Drowned Man, by Punchdrunk

Drowned Man, by Punchdrunk

These are some of my musings on the latest performance by Punchdrunk, in Temple studios, London, which left a deep impression on me. These musings are general and quite subjective thoughts, and are not descriptions of the plot, or of any particular encounters with objects, spaces or people, of which there were great many.


Illustration is a still from my film The Thread Between Us, 2013

The play was set in such a way that I felt like I entered a dream. The threshold between reality and world of imagination became fluid. I have a tendency towards this way of thinking anyway, so this has become very powerful experience. Anything was possible.

I first begun by exploring the spaces – there was something deliberate about the impossibility of following a path, of mapping the space analytically. One was constantly presented with branching realities, with alternatives and the only way to go was to abandon this sense of agency and control, and to allow the kind of free associative experience that one recognizes from lucid dreaming: i.e. you are aware of your brain generating imagery which is only partially in your control. This sense of passivity and being carried was in a strange contrast to this seeming ability to take decisions – there was something quite philosophical about this experience – like a distilled, compacted version of real life: by taking a choice, you rejected other possibilities. Yet opportunities often returned. As I found myself circling through the intricate web of spaces, I would at times return to the previous crossroads, and see them transformed by a presence of an encounter between two people, man and a woman, doctor and patient, seamstress and a customer, two lovers. The moment of drama would quickly play itself out in front of me – then one of the protagonists would run off, followed by a curious selection of some of our masked bystanders. These splits would endlessly repeat, creating ever new configurations of people, and within each one a unique set of experiences, a unique narrative.

These bystanders, their faces simply expressionless masks, functioned as the perfect backdrop to this whole experience of intense encounters in semi-darkness. Their passivity, my own passivity, combined with voyerism appeared only a slightly heightened version of the everyday apathy of crowds. At times I felt twinges of guilt, as if I should get involved to stop this violence in front of me.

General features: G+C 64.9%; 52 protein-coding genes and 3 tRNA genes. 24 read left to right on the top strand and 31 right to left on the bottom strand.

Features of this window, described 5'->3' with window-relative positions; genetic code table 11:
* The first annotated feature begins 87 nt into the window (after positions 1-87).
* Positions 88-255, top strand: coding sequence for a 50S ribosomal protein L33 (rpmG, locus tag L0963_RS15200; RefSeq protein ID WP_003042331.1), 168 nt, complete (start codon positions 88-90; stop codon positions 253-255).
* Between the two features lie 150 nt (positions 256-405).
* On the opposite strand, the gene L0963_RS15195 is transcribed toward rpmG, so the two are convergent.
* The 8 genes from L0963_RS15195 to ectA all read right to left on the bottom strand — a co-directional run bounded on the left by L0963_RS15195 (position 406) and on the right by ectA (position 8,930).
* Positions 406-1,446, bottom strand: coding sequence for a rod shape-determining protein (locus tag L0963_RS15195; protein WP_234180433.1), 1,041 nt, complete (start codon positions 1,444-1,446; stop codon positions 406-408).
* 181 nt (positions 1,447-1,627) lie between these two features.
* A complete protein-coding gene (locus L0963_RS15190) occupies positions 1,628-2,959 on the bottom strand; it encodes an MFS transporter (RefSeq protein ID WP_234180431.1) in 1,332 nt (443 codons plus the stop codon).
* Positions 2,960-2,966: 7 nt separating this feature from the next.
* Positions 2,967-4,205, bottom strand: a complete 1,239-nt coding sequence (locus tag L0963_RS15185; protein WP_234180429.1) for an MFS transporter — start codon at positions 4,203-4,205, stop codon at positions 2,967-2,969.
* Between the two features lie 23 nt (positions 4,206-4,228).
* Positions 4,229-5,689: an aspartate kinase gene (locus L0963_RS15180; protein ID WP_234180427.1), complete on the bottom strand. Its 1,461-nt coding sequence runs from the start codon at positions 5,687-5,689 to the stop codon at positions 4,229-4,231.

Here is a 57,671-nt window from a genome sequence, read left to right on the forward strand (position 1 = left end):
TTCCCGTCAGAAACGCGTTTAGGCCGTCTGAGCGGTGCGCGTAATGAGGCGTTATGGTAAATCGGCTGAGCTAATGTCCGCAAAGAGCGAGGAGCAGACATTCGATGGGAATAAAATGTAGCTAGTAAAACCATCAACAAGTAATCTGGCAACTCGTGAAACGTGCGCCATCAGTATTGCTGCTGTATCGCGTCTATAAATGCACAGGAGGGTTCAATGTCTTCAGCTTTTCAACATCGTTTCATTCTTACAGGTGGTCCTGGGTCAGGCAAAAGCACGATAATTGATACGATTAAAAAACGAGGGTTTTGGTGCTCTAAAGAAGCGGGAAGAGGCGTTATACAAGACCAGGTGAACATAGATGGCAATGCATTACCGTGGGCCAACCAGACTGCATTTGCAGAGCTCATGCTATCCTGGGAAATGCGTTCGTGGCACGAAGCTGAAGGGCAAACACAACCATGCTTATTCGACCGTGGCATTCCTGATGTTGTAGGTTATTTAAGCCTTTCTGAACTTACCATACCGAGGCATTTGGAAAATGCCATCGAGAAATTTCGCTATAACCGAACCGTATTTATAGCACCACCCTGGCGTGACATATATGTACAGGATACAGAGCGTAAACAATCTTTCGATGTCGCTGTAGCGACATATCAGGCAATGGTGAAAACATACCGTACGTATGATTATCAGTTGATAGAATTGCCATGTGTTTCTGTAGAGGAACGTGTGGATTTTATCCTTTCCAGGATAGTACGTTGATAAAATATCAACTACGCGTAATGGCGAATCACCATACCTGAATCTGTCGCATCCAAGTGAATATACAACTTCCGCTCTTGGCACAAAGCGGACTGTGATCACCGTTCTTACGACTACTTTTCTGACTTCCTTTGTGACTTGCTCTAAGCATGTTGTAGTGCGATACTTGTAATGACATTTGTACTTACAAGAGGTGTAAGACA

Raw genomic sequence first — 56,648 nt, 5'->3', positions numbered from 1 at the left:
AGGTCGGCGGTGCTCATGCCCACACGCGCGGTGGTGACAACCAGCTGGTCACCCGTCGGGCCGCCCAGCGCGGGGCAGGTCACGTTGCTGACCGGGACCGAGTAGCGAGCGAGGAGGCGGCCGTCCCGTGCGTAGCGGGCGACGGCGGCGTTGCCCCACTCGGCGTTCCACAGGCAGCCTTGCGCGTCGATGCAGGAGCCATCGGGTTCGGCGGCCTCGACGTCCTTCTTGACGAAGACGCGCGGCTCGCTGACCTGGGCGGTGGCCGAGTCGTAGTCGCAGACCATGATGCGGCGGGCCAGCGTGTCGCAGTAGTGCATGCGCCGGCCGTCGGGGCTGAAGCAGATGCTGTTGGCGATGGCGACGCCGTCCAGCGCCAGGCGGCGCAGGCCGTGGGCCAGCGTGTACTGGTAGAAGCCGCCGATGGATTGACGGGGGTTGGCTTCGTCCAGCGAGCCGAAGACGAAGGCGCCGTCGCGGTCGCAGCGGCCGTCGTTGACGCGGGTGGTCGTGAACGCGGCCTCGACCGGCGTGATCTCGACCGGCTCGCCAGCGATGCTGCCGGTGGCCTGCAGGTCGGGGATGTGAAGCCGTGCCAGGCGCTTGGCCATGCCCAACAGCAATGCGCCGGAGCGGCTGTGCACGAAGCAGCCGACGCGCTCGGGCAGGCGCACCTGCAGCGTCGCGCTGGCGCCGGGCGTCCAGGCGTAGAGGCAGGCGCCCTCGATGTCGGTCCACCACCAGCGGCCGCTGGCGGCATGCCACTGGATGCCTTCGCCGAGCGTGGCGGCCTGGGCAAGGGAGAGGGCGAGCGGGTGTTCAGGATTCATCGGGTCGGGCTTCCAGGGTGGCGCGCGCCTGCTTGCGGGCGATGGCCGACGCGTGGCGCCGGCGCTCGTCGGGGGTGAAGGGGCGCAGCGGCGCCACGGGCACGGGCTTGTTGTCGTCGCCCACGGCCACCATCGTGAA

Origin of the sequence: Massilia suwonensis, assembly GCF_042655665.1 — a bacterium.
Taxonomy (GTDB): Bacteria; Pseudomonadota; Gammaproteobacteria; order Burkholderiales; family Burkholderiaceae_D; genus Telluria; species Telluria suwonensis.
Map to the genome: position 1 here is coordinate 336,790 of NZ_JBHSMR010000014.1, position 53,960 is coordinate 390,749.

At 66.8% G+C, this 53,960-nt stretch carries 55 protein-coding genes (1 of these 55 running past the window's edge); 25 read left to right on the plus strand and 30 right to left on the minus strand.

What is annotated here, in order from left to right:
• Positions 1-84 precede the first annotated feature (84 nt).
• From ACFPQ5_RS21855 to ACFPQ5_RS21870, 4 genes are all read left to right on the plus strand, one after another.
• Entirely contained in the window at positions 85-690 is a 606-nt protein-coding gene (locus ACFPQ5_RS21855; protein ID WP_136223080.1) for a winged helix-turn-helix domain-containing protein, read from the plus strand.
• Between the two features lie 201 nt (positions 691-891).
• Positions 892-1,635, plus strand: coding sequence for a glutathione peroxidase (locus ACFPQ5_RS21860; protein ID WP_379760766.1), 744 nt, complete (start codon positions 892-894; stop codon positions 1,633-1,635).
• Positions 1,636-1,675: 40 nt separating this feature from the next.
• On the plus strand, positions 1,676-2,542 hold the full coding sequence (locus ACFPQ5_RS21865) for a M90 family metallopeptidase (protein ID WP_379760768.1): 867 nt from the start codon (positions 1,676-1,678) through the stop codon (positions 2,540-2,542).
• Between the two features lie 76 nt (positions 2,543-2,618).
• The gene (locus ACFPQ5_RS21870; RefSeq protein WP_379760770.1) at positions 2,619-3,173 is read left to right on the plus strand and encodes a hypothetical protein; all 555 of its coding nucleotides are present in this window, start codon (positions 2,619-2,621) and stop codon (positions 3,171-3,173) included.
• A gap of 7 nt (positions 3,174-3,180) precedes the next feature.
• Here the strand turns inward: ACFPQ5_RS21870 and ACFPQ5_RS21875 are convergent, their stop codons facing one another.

I wandered through interiors choosing my path intuitively, on an impulse. Yet it felt like it wasn’t really me making these decisions. I was a marionette in a feverish performance that I had no understanding of.  There was a pleasure in this relinquishment of control. I was floating in a current, occasionally intervening to steer myself into a stream that tempted me.

There were moments when everybody else around me seemed to move according to a script: even people like me, the audience in masks, were pursuing characters with apparent focus and deliberation. Since this play encouraged the suspension of rational thinking, and entering of a state of imaginative potential close to childhood and its openness, anything was now an option. Perhaps I have been wandering here for hours and it is now midnight? Perhaps there is no way out? Perhaps I missed a clue and was abandoned in this maze of refracted realities for days?

When I finally took off my mask, and got out of the building in a stream of excited people, I found my long lost friend waiting for me by the gates. We went to look for a restaurant to eat. As we searched for a somewhere in the familiar streets of Paddington I realized I was still in the play, or a play: Like in a dream I once had about entering a cinema screen, and ending up inhabiting its tangible world, I realized that somehow I crossed the threshold between life and imagination, drawn into a play whose frame grew so wide that I could no longer see its edges. There is something very familiar about this state. I have a feeling I crossed this threshold before.

Anyhow – how exciting to know that this adventure is here to continue, in this expanded, hyper immersive version that is called living a life.

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